Flight Attendants Use Secret Lights Around the Plane to Communicate and Here's How It Works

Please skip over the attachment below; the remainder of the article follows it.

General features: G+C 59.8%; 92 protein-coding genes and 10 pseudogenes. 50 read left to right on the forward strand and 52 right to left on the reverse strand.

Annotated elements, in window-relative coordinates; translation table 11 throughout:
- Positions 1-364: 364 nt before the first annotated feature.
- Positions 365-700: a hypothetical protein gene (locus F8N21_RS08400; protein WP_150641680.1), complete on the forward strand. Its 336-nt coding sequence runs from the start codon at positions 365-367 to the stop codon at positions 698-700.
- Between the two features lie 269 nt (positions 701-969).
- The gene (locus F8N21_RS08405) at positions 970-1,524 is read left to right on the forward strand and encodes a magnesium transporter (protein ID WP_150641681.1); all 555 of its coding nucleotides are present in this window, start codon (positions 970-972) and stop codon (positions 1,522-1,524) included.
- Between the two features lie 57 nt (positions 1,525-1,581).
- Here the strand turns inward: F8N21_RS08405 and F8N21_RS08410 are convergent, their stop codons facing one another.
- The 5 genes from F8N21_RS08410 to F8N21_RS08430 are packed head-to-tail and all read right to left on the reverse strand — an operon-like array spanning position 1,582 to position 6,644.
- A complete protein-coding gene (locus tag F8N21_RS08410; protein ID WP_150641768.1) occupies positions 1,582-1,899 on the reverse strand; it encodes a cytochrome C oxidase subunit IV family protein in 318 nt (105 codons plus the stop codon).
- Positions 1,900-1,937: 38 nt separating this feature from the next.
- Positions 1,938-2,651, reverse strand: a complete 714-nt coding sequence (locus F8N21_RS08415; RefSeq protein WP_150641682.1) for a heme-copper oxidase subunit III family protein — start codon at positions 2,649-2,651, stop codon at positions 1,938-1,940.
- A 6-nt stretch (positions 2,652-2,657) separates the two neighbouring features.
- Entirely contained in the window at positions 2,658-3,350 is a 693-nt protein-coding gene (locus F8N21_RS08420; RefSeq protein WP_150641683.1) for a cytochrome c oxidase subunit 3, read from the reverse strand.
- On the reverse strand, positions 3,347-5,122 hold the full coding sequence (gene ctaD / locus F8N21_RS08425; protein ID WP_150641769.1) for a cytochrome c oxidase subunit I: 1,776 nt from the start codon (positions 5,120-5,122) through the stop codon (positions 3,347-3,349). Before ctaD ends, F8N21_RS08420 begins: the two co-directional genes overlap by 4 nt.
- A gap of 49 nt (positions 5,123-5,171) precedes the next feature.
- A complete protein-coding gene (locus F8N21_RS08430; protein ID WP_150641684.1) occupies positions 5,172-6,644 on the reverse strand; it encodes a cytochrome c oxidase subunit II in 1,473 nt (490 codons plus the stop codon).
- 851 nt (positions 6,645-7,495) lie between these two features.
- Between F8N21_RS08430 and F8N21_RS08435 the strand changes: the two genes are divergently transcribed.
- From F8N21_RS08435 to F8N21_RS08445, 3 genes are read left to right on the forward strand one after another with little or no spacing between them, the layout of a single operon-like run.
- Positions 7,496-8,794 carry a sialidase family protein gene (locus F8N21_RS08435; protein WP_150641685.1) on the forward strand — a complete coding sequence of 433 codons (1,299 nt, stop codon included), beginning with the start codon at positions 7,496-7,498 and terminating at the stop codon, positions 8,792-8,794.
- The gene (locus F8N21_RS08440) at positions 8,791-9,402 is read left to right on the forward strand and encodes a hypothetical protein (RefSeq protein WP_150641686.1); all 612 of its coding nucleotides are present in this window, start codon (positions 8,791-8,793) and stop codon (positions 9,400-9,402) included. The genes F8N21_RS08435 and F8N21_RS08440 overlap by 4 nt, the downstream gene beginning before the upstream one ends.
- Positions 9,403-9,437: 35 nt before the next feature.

Managing hundreds of passengers on a plane is no easy task, but it’s the flight attendant’s job to make it look that way. They have to know absolutely everything about safety aboard the aircraft, and just as much about the passengers. What looks like an exit sign to everyone else is actually what’s known to the flight attendants as the “Area Call Panel” (ACP). If you pay attention on your next flight, you’ll notice lights on the panel that let flight attendants know that their attention is needed throughout the aircraft. If a blue light appears on the ACP, it means a passenger has pressed the call button at their seat. An orange light lets flight attendants know that something is happening in the restroom. A steady orange light means someone in the restroom has pressed the call button, while a flashing orange light means the smoke detector has been activated. A light outside the restroom in question will also light up to let flight attendants know where to go. Finally, a pink light is how flight attendants signal to each other that there’s a phone call to answer. A steady pink light means that it's a one-way call, but a flashing pink light means that it's a group call and every flight attendant station should join in. Sometimes a red light on the ACP may signal a call from the flight deck. Although these light codes are fairly universal, there can be slight changes and modifications to the lights, based on aircraft manufacturer.